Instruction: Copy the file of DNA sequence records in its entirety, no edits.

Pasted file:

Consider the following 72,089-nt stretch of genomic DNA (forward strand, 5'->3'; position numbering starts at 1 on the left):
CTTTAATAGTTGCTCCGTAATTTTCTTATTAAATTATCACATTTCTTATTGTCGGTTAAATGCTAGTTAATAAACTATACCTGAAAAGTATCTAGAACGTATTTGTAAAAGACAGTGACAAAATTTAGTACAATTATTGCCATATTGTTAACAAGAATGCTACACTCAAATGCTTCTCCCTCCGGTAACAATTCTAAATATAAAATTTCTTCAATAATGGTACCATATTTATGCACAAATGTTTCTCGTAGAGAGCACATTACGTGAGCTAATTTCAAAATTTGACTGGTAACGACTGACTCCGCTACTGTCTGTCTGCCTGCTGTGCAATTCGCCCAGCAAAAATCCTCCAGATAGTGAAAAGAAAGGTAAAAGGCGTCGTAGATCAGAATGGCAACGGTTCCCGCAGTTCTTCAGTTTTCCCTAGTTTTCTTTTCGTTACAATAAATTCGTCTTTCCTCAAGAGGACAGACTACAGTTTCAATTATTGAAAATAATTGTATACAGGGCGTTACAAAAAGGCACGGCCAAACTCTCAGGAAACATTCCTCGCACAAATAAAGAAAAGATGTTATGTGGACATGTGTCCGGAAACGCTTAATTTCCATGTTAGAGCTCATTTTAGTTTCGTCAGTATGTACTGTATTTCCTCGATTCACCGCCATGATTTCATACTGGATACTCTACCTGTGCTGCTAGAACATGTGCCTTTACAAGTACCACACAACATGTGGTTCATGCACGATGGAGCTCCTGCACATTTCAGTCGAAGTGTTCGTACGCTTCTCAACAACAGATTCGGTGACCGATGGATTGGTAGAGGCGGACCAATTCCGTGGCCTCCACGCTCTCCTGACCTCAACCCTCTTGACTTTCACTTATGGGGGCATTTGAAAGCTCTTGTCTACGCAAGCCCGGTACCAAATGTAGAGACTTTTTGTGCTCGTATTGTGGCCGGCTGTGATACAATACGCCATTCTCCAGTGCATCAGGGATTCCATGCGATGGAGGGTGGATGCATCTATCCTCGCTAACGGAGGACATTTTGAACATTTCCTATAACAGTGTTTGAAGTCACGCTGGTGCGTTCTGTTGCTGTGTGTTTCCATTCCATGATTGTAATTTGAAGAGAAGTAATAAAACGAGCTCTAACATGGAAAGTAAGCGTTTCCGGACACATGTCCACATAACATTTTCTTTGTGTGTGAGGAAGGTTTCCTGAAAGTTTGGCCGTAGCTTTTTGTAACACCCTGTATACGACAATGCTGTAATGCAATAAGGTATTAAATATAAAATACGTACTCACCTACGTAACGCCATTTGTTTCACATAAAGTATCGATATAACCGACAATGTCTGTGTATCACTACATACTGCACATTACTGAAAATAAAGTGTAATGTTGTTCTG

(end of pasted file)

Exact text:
Consider the following 72,089-nt stretch of genomic DNA (forward strand, 5'->3'; position numbering starts at 1 on the left):
CTTTAATAGTTGCTCCGTAATTTTCTTATTAAATTATCACATTTCTTATTGTCGGTTAAATGCTAGTTAATAAACTATACCTGAAAAGTATCTAGAACGTATTTGTAAAAGACAGTGACAAAATTTAGTACAATTATTGCCATATTGTTAACAAGAATGCTACACTCAAATGCTTCTCCCTCCGGTAACAATTCTAAATATAAAATTTCTTCAATAATGGTACCATATTTATGCACAAATGTTTCTCGTAGAGAGCACATTACGTGAGCTAATTTCAAAATTTGACTGGTAACGACTGACTCCGCTACTGTCTGTCTGCCTGCTGTGCAATTCGCCCAGCAAAAATCCTCCAGATAGTGAAAAGAAAGGTAAAAGGCGTCGTAGATCAGAATGGCAACGGTTCCCGCAGTTCTTCAGTTTTCCCTAGTTTTCTTTTCGTTACAATAAATTCGTCTTTCCTCAAGAGGACAGACTACAGTTTCAATTATTGAAAATAATTGTATACAGGGCGTTACAAAAAGGCACGGCCAAACTCTCAGGAAACATTCCTCGCACAAATAAAGAAAAGATGTTATGTGGACATGTGTCCGGAAACGCTTAATTTCCATGTTAGAGCTCATTTTAGTTTCGTCAGTATGTACTGTATTTCCTCGATTCACCGCCATGATTTCATACTGGATACTCTACCTGTGCTGCTAGAACATGTGCCTTTACAAGTACCACACAACATGTGGTTCATGCACGATGGAGCTCCTGCACATTTCAGTCGAAGTGTTCGTACGCTTCTCAACAACAGATTCGGTGACCGATGGATTGGTAGAGGCGGACCAATTCCGTGGCCTCCACGCTCTCCTGACCTCAACCCTCTTGACTTTCACTTATGGGGGCATTTGAAAGCTCTTGTCTACGCAAGCCCGGTACCAAATGTAGAGACTTTTTGTGCTCGTATTGTGGCCGGCTGTGATACAATACGCCATTCTCCAGTGCATCAGGGATTCCATGCGATGGAGGGTGGATGCATCTATCCTCGCTAACGGAGGACATTTTGAACATTTCCTATAACAGTGTTTGAAGTCACGCTGGTGCGTTCTGTTGCTGTGTGTTTCCATTCCATGATTGTAATTTGAAGAGAAGTAATAAAACGAGCTCTAACATGGAAAGTAAGCGTTTCCGGACACATGTCCACATAACATTTTCTTTGTGTGTGAGGAAGGTTTCCTGAAAGTTTGGCCGTAGCTTTTTGTAACACCCTGTATACGACAATGCTGTAATGCAATAAGGTATTAAATATAAAATACGTACTCACCTACGTAACGCCATTTGTTTCACATAAAGTATCGATATAACCGACAATGTCTGTGTATCACTACATACTGCACATTACTGAAAATAAAGTGTAATGTTGTTCTG